When is being ignored a positive thing?
When you’re the only child of two narcissists.
I’ve read a few pop psychology takes (which would probably not consider themselves to be the pop’ kind of psychology) on what an only child is like…
…and I tend to conclude that they were written by those who have never experienced what it is like to be an only child.
The descriptions of the personality which develops due to being an only child… are predominantly negative in tone and bias.
“A narcissist is someone better looking than you are.” ― Gore Vidal
They get way too much attention!!! Who do they think they are and how dare they think that! They think they’re all that when they are not! – is what tends to scream out from between the lines.
Perhaps those who write these sort of descriptions wished they were an only child (due to having to fight with their siblings for their parents’ attention, and maybe lost the fights more often than not) and their description is tinged with, dare I say, envy or something along those lines. It definitely smacks of something dark and complex underneath the easy way they expound upon (often critically) something they have not experienced (from the inside).
Perhaps those who have never been an only child are better suited to write about what an only child is like. How would an only child know such a thing, they have never experienced anything else so they have no point of reference other than as they are.
Perhaps those who are not only children can see those who are more clearly because they know what it is like to not be an only child and therefore have a greater understanding of the fantasy of such an experience. To view it from the outside and have illusions about it based on their external judgment of what they perceive only children to be and to have.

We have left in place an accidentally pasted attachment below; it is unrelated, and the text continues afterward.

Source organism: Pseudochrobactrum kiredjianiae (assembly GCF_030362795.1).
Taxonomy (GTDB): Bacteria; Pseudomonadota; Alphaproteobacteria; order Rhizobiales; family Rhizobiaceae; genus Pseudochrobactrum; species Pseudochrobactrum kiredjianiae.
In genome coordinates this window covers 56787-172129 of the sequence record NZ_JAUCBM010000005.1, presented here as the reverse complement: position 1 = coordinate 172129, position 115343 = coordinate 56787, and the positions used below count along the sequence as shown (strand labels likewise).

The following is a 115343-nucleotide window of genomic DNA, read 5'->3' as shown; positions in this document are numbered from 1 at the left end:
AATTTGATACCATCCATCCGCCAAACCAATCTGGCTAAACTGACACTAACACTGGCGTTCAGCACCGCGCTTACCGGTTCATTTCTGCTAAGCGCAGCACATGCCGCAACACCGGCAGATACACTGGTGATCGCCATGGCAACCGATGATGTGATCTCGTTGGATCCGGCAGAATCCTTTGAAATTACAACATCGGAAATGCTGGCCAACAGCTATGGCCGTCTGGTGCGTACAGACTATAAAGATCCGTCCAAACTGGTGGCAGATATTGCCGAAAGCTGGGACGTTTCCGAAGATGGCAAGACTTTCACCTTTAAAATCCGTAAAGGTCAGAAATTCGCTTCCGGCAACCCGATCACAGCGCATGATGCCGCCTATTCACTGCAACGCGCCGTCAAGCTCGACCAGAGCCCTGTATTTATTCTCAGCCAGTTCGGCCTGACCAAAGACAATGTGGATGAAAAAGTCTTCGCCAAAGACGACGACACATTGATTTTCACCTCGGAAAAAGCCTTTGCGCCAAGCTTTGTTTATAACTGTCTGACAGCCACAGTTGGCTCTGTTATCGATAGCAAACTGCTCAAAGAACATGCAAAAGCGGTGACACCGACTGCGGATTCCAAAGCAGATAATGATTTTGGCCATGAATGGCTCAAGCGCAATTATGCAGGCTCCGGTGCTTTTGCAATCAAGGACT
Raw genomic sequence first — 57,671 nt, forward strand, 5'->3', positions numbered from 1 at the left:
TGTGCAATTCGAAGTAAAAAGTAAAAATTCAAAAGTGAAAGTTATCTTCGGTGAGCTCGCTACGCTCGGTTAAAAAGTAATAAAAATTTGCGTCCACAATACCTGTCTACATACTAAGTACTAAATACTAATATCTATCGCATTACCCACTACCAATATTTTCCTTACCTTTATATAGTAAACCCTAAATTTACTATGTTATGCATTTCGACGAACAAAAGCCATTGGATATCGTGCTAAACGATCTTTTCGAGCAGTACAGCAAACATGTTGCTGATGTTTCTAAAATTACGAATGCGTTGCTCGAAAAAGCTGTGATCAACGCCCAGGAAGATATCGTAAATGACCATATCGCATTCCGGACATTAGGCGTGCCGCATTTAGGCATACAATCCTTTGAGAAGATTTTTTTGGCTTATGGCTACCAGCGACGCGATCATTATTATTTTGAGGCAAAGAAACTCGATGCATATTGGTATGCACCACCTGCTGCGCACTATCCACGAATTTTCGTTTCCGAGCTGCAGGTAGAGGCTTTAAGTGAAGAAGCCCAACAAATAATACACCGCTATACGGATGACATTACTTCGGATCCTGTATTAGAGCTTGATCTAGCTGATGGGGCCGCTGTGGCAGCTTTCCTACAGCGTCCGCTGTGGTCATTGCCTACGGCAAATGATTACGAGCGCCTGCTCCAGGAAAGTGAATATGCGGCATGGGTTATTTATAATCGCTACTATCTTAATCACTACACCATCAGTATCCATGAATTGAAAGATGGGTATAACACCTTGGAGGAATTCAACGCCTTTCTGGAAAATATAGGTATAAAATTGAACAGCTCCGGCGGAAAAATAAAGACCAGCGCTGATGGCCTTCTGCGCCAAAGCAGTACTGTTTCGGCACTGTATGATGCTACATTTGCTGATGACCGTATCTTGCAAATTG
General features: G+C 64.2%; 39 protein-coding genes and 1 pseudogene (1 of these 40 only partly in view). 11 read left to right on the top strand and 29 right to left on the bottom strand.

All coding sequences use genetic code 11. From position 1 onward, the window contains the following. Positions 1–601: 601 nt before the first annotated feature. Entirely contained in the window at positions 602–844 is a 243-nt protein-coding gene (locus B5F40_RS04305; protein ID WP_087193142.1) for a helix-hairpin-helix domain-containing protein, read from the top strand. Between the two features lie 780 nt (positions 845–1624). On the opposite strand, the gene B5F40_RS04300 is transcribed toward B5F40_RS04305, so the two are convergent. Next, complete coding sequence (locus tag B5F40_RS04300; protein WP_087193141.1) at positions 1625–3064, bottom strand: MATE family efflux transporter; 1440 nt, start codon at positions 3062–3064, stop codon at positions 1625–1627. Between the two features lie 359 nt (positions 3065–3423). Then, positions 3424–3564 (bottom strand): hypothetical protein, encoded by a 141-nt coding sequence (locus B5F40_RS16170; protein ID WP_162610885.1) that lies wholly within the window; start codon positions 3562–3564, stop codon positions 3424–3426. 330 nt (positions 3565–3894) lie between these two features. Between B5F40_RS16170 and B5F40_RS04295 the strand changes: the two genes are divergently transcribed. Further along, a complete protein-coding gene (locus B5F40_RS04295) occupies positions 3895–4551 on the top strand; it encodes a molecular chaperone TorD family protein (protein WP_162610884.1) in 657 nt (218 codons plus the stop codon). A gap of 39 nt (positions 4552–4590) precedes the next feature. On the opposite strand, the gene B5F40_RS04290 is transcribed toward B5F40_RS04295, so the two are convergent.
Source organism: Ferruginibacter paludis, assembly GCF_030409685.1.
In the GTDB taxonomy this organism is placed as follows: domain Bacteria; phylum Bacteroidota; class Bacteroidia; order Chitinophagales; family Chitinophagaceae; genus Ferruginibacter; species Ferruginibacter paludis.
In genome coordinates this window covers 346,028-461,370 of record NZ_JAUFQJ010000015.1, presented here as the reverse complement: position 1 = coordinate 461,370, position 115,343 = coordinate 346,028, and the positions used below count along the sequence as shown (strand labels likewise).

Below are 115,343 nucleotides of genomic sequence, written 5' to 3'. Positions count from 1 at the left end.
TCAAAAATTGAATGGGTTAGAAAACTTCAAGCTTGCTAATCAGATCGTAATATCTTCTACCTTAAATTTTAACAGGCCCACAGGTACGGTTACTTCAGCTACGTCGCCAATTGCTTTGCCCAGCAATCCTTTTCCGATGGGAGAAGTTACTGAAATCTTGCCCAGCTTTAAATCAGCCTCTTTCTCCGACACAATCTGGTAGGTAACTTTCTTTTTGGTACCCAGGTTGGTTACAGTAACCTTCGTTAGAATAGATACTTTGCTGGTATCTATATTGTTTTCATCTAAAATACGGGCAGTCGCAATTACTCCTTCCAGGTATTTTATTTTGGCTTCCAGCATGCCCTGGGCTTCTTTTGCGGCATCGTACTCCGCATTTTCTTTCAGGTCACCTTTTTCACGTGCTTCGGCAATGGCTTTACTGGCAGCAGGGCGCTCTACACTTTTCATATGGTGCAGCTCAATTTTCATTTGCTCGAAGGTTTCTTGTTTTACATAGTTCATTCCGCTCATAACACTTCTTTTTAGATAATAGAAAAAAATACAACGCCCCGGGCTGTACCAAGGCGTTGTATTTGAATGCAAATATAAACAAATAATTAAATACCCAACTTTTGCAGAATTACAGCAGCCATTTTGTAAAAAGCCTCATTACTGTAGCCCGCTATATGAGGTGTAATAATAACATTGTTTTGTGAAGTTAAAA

Kind of similar to how others perceive the life of a child of narcissists. It looks different on the outside to how it is on the inside. The outside is a fantasy… created by the narcissist parents and then supported by the child to keep up appearances (upon penalty of retribution should they not do the job which is expected of them).
And since fantasy plays a rather significant part in our relationships, and living life, maybe their fantasy of the only child experience is more real than the actual experience of being an only child.
People often wonder what attracts them or others to narcissists – it’s the fantasy over the reality. The ideal over the real. Perfection glossing over flaws. They offer you your ideal of the perfect man or woman, the perfect parent, perfect friend, perfect life… and you want to believe it because it is your dream seeking to become real. The place where happiness lives ever after…
“The main condition for the achievement of love is the overcoming of one’s narcissism. The narcissistic orientation is one in which one experiences as real only that which exists within oneself, while the phenomena in the outside world have no reality in themselves, but are experienced only from the viewpoint of their being useful or dangerous to one. The opposite pole to narcissism is objectivity; it is the faculty to see other people and things as they are, objectively, and to be able to separate this objective picture from a picture which is formed by one’s desires and fears.” ― Erich Fromm